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Twin Deficit or Twin Divergence? Fiscal Policy, Current Account, and Real Exchange Rate in the US

  • Soyoung Kim
  • Nouriel Roubini

In spite of the concerns about "twin deficits" (fiscal and current account deficits) for the U.S., empirical evidence suggests that “twin divergence” is a more regular feature of the data: when the fiscal accounts worsen, the current account improves and vice versa. We thus study empirically the effects of fiscal policy (government budget deficit shocks) on the current account and the real exchange rate mostly for the flexible exchange rate regime period. Based on VAR models, “exogenous” fiscal policy shocks are identified after controlling the business cycle effects on fiscal balances. In contrast to the predictions of the most theoretical models, the results suggest that an expansionary fiscal policy shock (or a government budget deficit shock) improves the current account and depreciates the real exchange rate for the flexible exchange rate regime period. The private saving rises and the investment falls contribute to the current account improvement while the nominal exchange rate depreciation (as opposed to the price level changes) is mainly responsible for the real exchange rate appreciation. The twin divergence of fiscal balances and current account balances is also explained by the prevalence of output shocks; output shocks, more than fiscal shocks, appear to drive the current account movements and its comovements with the fiscal balance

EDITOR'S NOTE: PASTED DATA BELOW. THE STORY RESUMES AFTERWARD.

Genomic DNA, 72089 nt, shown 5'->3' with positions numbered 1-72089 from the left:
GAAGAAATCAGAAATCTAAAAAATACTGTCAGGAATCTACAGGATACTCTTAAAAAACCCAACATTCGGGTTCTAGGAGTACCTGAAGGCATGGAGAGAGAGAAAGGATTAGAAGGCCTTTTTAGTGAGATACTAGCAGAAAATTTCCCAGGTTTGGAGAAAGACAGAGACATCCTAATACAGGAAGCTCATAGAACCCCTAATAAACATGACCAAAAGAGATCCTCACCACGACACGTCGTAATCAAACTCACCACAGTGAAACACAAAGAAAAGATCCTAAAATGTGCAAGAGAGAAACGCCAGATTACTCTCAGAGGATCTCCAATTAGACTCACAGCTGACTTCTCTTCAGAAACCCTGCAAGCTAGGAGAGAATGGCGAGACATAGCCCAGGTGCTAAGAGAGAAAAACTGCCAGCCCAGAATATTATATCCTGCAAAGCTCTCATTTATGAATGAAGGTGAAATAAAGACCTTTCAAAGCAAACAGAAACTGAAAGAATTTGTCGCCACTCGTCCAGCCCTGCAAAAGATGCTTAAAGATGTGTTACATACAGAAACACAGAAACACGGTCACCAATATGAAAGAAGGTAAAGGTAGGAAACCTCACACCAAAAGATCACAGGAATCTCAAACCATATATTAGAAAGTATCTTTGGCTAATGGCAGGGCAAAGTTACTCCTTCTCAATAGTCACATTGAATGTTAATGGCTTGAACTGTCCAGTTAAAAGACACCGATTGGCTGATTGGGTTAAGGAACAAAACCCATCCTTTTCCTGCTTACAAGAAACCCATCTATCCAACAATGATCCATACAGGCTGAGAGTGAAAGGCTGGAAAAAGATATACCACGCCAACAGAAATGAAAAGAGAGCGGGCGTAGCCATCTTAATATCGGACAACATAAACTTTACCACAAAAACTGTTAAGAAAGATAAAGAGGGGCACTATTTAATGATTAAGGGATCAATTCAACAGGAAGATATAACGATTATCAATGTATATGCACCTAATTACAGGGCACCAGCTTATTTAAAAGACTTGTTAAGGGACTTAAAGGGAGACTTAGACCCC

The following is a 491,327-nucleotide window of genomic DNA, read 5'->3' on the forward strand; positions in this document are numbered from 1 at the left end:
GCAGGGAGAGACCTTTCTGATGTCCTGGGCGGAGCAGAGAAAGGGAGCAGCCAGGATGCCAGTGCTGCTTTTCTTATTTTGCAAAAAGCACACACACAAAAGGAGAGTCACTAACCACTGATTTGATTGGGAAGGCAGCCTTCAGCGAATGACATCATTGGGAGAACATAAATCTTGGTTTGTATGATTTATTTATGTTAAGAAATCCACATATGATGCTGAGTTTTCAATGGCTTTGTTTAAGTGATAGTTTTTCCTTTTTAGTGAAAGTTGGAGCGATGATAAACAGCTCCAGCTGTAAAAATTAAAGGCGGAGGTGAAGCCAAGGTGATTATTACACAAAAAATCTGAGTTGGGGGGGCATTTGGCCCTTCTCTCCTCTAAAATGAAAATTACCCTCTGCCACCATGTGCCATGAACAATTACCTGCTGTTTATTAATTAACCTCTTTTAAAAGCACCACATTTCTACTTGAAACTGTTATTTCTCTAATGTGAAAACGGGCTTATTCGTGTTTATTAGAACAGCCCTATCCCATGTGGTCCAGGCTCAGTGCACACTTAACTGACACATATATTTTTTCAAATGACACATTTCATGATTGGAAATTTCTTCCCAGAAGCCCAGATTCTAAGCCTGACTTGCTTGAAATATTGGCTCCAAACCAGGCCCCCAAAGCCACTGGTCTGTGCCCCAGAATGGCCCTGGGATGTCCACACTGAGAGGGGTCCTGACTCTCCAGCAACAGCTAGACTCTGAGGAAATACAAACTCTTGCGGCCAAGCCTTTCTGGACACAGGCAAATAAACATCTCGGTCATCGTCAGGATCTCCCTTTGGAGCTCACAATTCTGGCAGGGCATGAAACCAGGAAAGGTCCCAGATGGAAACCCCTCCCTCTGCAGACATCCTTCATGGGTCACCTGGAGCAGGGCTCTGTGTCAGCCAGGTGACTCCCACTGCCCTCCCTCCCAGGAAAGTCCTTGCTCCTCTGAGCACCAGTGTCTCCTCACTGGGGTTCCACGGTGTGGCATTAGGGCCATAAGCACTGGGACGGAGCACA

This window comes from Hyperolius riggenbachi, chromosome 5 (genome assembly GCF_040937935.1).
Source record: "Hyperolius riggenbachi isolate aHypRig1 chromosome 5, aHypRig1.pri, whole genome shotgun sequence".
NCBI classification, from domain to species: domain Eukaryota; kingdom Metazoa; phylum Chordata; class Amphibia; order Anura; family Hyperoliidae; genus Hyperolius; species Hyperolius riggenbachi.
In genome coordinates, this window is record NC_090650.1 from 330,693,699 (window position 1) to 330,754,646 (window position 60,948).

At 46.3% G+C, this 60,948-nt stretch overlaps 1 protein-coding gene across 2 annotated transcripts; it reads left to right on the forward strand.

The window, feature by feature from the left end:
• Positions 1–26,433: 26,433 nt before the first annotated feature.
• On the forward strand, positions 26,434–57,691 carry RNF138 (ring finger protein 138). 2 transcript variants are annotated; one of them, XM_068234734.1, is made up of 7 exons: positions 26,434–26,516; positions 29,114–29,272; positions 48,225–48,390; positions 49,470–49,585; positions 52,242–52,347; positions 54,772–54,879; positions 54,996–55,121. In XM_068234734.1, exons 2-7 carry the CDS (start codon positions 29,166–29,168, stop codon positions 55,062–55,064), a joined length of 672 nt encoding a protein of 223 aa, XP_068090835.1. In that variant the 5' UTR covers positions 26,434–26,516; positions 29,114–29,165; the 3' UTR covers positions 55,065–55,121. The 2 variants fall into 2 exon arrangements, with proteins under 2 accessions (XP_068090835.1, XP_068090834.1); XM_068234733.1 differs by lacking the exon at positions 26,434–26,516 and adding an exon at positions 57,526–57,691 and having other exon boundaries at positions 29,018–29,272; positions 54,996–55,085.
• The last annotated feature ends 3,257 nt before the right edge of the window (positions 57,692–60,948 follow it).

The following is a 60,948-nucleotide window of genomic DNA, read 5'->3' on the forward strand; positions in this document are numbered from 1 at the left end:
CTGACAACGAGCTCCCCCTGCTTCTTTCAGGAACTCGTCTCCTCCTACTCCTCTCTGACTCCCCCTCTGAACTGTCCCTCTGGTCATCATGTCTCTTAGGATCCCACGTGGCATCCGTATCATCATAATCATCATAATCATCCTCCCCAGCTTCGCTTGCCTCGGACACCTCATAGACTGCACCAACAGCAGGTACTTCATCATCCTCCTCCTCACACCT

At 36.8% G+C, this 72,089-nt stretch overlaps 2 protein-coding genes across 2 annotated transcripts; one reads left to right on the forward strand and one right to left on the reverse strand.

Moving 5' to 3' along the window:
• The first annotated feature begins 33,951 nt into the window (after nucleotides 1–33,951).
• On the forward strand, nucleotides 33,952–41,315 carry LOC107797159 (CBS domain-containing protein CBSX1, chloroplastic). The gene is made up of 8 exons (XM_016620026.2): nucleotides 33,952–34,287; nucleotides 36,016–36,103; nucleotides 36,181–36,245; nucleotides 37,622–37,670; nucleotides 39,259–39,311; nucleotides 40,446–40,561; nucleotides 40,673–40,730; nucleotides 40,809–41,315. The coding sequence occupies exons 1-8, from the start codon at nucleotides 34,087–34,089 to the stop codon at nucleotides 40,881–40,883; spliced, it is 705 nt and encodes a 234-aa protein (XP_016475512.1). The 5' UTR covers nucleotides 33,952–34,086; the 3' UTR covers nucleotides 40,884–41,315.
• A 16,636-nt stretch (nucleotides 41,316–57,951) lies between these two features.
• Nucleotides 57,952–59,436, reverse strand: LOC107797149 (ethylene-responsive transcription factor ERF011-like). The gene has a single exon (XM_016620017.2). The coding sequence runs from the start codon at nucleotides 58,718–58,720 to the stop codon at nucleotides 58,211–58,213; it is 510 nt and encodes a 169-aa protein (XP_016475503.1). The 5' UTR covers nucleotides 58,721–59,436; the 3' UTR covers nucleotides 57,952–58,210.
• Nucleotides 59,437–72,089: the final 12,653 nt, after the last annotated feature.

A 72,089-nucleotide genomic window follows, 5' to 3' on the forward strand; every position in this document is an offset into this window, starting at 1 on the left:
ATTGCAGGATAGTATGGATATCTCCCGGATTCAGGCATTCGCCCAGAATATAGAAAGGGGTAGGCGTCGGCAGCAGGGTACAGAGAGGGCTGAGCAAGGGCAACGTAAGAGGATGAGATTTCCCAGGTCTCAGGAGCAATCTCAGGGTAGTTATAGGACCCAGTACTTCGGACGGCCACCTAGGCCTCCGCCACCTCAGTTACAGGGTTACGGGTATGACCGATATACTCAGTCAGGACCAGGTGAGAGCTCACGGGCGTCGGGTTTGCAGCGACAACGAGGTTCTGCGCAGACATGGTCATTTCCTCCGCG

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Paper provided by Econometric Society in its series Econometric Society 2004 North American Winter Meetings with number 271.

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Date of creation: 11 Aug 2004
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Handle: RePEc:ecm:nawm04:271
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